This all started when my wife started to use a circular knitting machine that she purchased recently. These machines can be used to quickly knit hats, scarfs, slippers, etc. I have seen her creating yarn goodness within a matter of minutes. The machine certainly decreases the time to produce goods when compared to traditional hand knitting by several folds. As a toy, literally, it has proven its worth several times over.
While using the machine, she has found that keeping count on the number of times the machine has revolved can be somewhat challenging. Of course this situation created a need for an electronic counter.
The idea is to use a microswitch to detect the notches on the machine, and use an ATMEGA328P microcontroller (MCU), running at 16MHz, to keep track of the count. The MCU is the same used by the famous Arduino hobby board.
I setup a Raspberry Pi workstation and installed the Arduino IDE on Raspbian. Using a simple circuit described here. I was able to install the boot loader and program a generic ATMEGA328P chip using an Arduino Uno board.
The next step is to create a simple Arduino sketch that keeps count on the number of times the microswitch has been pressed. I also enhanced the sketch to track each press as a “tick” and have the ability to remember how many ticks make a single revolution of the knitting machine. In this fashion, the counter can be used on different sizes of circular knitting machines. The goal is to count both the number of ticks and the number of revolutions knitted so far.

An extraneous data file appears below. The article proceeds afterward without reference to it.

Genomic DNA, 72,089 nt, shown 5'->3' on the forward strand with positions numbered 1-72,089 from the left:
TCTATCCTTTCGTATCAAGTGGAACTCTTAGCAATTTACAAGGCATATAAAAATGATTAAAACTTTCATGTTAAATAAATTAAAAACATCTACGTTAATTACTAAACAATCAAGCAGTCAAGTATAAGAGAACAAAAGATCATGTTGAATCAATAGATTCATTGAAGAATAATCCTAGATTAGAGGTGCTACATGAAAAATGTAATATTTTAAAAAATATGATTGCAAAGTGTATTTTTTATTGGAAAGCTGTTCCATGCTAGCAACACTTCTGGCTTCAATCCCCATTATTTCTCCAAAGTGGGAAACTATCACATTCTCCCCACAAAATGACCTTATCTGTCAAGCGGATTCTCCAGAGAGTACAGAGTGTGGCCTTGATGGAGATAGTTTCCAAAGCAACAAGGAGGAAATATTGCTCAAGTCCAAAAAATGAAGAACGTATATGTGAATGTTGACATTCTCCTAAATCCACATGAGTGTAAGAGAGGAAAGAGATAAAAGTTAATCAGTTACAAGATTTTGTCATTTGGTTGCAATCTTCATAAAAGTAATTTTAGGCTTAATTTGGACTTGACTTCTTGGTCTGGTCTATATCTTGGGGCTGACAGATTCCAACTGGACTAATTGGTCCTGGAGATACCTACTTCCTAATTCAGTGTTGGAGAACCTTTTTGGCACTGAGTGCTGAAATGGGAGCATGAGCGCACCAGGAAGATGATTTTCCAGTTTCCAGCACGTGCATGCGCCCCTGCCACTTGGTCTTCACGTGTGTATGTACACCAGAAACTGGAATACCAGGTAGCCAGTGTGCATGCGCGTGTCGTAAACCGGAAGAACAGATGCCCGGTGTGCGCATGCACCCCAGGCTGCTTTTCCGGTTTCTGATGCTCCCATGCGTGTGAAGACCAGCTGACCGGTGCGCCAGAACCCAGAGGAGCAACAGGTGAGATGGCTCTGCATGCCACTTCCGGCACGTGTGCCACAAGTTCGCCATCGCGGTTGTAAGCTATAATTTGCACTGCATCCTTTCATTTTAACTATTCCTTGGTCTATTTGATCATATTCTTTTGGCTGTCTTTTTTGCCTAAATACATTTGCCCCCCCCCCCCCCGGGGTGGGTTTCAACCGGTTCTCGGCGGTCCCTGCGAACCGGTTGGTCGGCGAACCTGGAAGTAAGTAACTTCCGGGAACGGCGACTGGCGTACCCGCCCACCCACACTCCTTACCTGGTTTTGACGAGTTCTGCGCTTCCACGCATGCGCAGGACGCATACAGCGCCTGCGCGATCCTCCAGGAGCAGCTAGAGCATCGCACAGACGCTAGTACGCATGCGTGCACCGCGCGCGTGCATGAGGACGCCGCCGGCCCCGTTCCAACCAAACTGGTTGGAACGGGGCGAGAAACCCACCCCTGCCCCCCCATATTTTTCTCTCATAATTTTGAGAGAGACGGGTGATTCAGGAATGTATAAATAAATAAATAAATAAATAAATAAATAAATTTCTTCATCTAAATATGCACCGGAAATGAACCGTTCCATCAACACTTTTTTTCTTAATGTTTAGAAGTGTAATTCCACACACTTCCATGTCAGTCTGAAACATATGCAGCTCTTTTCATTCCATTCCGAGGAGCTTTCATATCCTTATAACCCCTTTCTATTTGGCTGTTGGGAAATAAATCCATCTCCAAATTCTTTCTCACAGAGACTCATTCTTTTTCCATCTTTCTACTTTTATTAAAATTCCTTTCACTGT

The circuit is then prototyped on a breadboard with an LCD display (LCD 1602). This was the easy part. The hardest part is to solder everything on a perfboard and then design a suitable 3D printed case.
It took many tries on the 3D printer to get certain tolerance right. Finally, putting everything together we get this:
I have to say that this work was super satisfying. As a bonus, the counter can work with any type of sensors or switches that act as Normally Open (NO) and closes when it detects or closed respectively.
As a learning process and an experiment, I would like to create a simple PCB with JCLPCB. However, I have yet to start on that yet.